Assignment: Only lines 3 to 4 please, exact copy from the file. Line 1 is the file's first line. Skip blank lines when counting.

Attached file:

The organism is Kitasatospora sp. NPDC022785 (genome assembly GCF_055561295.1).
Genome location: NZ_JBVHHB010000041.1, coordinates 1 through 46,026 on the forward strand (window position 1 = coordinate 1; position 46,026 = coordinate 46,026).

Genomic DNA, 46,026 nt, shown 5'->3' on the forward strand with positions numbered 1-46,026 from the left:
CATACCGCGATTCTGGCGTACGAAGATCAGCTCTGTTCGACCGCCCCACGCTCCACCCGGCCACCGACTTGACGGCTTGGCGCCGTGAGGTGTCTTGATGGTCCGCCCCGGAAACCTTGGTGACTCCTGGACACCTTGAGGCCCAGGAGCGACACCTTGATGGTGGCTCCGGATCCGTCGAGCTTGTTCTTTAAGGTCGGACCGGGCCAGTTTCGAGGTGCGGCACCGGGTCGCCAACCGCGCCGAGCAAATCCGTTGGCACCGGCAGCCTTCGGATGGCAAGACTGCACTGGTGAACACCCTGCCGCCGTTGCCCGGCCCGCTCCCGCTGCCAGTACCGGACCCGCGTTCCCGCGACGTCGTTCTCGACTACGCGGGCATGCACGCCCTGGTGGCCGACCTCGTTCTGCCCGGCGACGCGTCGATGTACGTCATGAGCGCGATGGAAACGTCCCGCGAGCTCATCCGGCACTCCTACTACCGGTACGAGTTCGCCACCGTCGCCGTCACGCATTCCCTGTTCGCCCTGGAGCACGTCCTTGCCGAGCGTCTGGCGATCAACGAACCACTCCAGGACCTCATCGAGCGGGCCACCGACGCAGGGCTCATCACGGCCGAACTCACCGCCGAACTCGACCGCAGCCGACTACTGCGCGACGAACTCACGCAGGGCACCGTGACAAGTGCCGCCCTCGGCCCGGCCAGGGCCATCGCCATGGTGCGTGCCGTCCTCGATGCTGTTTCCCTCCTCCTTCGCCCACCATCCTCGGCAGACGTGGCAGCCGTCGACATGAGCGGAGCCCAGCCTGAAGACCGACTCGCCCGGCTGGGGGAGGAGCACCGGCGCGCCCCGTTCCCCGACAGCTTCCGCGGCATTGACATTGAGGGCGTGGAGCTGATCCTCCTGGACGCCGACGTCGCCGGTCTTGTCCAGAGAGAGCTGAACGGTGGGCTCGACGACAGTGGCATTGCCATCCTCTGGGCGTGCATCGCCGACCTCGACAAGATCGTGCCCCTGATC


Genomic DNA, 46,026 nt, shown 5'->3' on the forward strand with positions numbered 1-46,026 from the left:
CATACCGCGATTCTGGCGTACGAAGATCAGCTCTGTTCGACCGCCCCACGCTCCACCCGGCCACCGACTTGACGGCTTGGCGCCGTGAGGTGTCTTGATGGTCCGCCCCGGAAACCTTGGTGACTCCTGGACACCTTGAGGCCCAGGAGCGACACCTTGATGGTGGCTCCGGATCCGTCGAGCTTGTTCTTTAAGGTCGGACCGGGCCAGTTTCGAGGTGCGGCACCGGGTCGCCAACCGCGCCGAGCAAATCCGTTGGCACCGGCAGCCTTCGGATGGCAAGACTGCACTGGTGAACACCCTGCCGCCGTTGCCCGGCCCGCTCCCGCTGCCAGTACCGGACCCGCGTTCCCGCGACGTCGTTCTCGACTACGCGGGCATGCACGCCCTGGTGGCCGACCTCGTTCTGCCCGGCGACGCGTCGATGTACGTCATGAGCGCGATGGAAACGTCCCGCGAGCTCATCCGGCACTCCTACTACCGGTACGAGTTCGCCACCGTCGCCGTCACGCATTCCCTGTTCGCCCTGGAGCACGTCCTTGCCGAGCGTCTGGCGATCAACGAACCACTCCAGGACCTCATCGAGCGGGCCACCGACGCAGGGCTCATCACGGCCGAACTCACCGCCGAACTCGACCGCAGCCGACTACTGCGCGACGAACTCACGCAGGGCACCGTGACAAGTGCCGCCCTCGGCCCGGCCAGGGCCATCGCCATGGTGCGTGCCGTCCTCGATGCTGTTTCCCTCCTCCTTCGCCCACCATCCTCGGCAGACGTGGCAGCCGTCGACATGAGCGGAGCCCAGCCTGAAGACCGACTCGCCCGGCTGGGGGAGGAGCACCGGCGCGCCCCGTTCCCCGACAGCTTCCGCGGCATTGACATTGAGGGCGTGGAGCTGATCCTCCTGGACGCCGACGTCGCCGGTCTTGTCCAGAGAGAGCTGAACGGTGGGCTCGACGACAGTGGCATTGCCATCCTCTGGGCGTGCATCGCCGACCTCGACAAGATCGTGCCCCTGATC